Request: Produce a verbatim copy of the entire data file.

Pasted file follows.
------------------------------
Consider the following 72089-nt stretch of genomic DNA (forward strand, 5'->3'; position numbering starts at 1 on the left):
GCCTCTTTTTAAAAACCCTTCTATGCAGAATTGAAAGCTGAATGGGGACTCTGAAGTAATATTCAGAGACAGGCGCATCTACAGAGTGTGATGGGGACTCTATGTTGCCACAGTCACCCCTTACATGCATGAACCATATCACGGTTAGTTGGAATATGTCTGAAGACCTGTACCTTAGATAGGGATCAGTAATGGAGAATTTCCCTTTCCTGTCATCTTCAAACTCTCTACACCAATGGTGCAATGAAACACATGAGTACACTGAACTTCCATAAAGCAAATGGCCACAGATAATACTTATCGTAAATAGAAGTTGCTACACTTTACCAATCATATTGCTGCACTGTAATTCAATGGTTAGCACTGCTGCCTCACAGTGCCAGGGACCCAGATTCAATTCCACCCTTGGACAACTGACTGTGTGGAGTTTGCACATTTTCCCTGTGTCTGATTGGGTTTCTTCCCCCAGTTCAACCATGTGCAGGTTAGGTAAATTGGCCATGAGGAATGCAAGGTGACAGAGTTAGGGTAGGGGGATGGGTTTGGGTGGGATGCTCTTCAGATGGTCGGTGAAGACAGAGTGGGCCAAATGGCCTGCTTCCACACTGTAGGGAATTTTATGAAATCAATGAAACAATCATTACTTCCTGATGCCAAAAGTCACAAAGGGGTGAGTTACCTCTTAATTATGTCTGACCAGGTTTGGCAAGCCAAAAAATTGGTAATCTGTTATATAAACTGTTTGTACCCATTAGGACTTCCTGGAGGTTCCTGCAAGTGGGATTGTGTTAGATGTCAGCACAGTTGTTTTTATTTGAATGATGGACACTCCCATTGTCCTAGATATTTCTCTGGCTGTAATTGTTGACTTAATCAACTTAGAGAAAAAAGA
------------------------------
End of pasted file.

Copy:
Consider the following 72089-nt stretch of genomic DNA (forward strand, 5'->3'; position numbering starts at 1 on the left):
GCCTCTTTTTAAAAACCCTTCTATGCAGAATTGAAAGCTGAATGGGGACTCTGAAGTAATATTCAGAGACAGGCGCATCTACAGAGTGTGATGGGGACTCTATGTTGCCACAGTCACCCCTTACATGCATGAACCATATCACGGTTAGTTGGAATATGTCTGAAGACCTGTACCTTAGATAGGGATCAGTAATGGAGAATTTCCCTTTCCTGTCATCTTCAAACTCTCTACACCAATGGTGCAATGAAACACATGAGTACACTGAACTTCCATAAAGCAAATGGCCACAGATAATACTTATCGTAAATAGAAGTTGCTACACTTTACCAATCATATTGCTGCACTGTAATTCAATGGTTAGCACTGCTGCCTCACAGTGCCAGGGACCCAGATTCAATTCCACCCTTGGACAACTGACTGTGTGGAGTTTGCACATTTTCCCTGTGTCTGATTGGGTTTCTTCCCCCAGTTCAACCATGTGCAGGTTAGGTAAATTGGCCATGAGGAATGCAAGGTGACAGAGTTAGGGTAGGGGGATGGGTTTGGGTGGGATGCTCTTCAGATGGTCGGTGAAGACAGAGTGGGCCAAATGGCCTGCTTCCACACTGTAGGGAATTTTATGAAATCAATGAAACAATCATTACTTCCTGATGCCAAAAGTCACAAAGGGGTGAGTTACCTCTTAATTATGTCTGACCAGGTTTGGCAAGCCAAAAAATTGGTAATCTGTTATATAAACTGTTTGTACCCATTAGGACTTCCTGGAGGTTCCTGCAAGTGGGATTGTGTTAGATGTCAGCACAGTTGTTTTTATTTGAATGATGGACACTCCCATTGTCCTAGATATTTCTCTGGCTGTAATTGTTGACTTAATCAACTTAGAGAAAAAAGA